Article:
BRAND TALK: Are You Prepared for the Next Downturn?
Take These 8 Steps
Scott Simpson is President and CEO of BlueTarp Financial. BlueTarp is a B2B credit management company that pays suppliers upfront on their sales and protects them from risk, so they can fund the growth of their business. Headquartered in Portland, Maine, BlueTarp has partnered with over 2,000 suppliers since 1989. You can reach Scott at firstname.lastname@example.org or 207-797-5900.
We work in a cyclical industry, and after seven years of “recovery,” an economic downturn will come—it’s just a matter of when. Many experts think its 12-18 months out. At BlueTarp, we already see contractor delinquency rates steadily rising, so the unease is not just a gut feeling. The time to prepare is now. Here are eight steps to survive, and even thrive, in a downturn.
1. Tighten “screens” for new credit applicants. Raise your minimum credit criteria for in-house accounts and moderate the size of credit lines. Enforce your A/R terms. You’re not a bank; don’t carry slow-pays.
2. Maintain high standards for credit scores. Monitor your customers’ credit through credit monitoring agencies. For chronic slow-pays or those with bad credit, move them to COD.
3. Offload risk. Bring in a credit management provider (like BlueTarp) who will assume risk, pay you upfront on all of your B2B sales, and even collect A/R if you elect to use that service. You receive fast, guaranteed cash flow over the long-term.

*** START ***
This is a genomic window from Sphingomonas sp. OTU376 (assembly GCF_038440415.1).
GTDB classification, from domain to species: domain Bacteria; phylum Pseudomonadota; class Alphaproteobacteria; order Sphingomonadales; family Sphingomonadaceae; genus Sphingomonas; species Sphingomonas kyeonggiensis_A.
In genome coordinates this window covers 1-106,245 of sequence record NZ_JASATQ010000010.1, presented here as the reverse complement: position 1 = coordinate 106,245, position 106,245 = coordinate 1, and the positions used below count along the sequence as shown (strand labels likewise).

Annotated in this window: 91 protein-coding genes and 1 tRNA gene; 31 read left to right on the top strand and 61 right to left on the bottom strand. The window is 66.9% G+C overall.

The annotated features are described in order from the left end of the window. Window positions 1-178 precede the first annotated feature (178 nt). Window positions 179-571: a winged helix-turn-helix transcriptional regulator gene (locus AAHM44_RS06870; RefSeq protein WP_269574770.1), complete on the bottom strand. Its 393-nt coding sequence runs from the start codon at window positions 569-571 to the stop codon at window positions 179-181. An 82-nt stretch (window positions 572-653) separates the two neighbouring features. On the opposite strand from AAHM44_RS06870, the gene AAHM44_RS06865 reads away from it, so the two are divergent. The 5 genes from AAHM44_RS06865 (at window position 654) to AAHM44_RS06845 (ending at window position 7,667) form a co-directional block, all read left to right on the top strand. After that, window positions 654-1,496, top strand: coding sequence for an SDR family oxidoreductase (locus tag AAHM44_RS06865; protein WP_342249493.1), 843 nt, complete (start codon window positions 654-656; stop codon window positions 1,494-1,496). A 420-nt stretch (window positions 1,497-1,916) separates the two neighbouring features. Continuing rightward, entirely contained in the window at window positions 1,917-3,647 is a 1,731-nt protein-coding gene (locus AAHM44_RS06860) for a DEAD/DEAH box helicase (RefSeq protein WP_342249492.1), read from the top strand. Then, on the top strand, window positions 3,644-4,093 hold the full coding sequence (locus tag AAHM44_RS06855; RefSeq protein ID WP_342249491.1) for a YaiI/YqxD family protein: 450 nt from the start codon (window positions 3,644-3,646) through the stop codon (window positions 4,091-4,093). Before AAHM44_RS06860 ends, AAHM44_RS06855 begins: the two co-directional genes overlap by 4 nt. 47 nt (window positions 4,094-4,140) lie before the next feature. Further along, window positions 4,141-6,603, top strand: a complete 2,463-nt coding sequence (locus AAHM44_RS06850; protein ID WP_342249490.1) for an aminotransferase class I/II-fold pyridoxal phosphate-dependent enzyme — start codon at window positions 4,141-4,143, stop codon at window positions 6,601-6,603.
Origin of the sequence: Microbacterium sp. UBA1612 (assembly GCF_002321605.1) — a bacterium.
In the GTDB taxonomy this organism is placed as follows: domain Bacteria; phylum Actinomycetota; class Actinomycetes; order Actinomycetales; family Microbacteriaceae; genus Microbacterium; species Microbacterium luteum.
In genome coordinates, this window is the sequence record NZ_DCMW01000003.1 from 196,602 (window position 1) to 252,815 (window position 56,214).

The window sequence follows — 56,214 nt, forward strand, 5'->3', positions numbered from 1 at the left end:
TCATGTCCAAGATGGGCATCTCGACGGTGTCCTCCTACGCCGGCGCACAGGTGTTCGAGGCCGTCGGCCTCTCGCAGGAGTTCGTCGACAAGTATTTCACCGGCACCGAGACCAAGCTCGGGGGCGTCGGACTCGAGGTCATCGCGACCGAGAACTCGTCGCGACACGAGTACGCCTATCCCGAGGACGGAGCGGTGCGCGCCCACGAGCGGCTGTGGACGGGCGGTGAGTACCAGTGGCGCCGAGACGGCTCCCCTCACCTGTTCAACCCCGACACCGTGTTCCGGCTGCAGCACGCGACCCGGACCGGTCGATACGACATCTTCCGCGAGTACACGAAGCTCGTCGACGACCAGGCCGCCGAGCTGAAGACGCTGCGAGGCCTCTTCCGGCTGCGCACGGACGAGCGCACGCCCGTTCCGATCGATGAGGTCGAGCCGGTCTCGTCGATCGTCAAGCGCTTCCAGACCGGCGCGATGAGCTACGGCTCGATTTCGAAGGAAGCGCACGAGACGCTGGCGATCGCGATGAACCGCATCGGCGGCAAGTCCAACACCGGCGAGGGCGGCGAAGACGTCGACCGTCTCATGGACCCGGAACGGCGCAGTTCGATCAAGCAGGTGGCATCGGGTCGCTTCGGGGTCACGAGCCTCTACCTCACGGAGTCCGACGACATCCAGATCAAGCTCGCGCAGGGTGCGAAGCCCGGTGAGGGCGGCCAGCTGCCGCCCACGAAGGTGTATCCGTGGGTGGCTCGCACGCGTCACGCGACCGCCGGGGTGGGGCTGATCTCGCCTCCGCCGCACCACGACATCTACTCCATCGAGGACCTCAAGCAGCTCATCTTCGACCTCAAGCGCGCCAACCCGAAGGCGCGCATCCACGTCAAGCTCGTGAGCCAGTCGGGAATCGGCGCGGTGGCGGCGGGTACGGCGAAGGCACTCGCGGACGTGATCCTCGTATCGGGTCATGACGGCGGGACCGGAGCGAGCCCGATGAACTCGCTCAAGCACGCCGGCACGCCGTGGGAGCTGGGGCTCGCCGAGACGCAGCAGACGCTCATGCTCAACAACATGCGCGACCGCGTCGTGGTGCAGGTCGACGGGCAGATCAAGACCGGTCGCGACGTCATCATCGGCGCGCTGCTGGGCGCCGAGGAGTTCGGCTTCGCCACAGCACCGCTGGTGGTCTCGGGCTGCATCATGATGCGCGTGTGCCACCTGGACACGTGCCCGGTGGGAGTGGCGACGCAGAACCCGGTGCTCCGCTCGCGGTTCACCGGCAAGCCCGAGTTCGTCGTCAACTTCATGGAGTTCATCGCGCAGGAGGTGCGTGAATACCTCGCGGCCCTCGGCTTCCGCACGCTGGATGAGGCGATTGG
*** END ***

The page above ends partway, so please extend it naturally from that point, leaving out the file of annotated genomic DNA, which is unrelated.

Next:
4. Extend your bank line of credit now. Credit is hard to get in a recession. Even if you don’t need the cash now and have to pay some fees for the unused line, extend your LOC. It’s better to know you have more ability to borrow…if you need it.
5. Line up access to non-bank sources of cash, just as a worst-case back-stop, either through mezzanine financing or a family member who can lend cash.
6. Analyze your accounts to determine the profitability of each and every one. Are gross margins really as high as they should be for all accounts, including discounts and account maintenance costs? (You’ll find you are actually paying some customers, rather than the other way around.) Shed unprofitable accounts or raise their prices to compensate for your costs. Collect late fees. Don’t allow customers to pay in-house accounts with credit cards.
How to survive, and even thrive, in both good times and bad.
7. Refine your lien processes. Don’t wait to refine the lien process during the recession. Processing liens should always be a well-oiled machine.
8. Take the worst case off the table. Do you have any single account that would bring down your company? Mitigate that risk now. Consider credit insurance.
The next recession is coming. Dealers that prepare now will be in a good position to survive and thrive in good times and bad.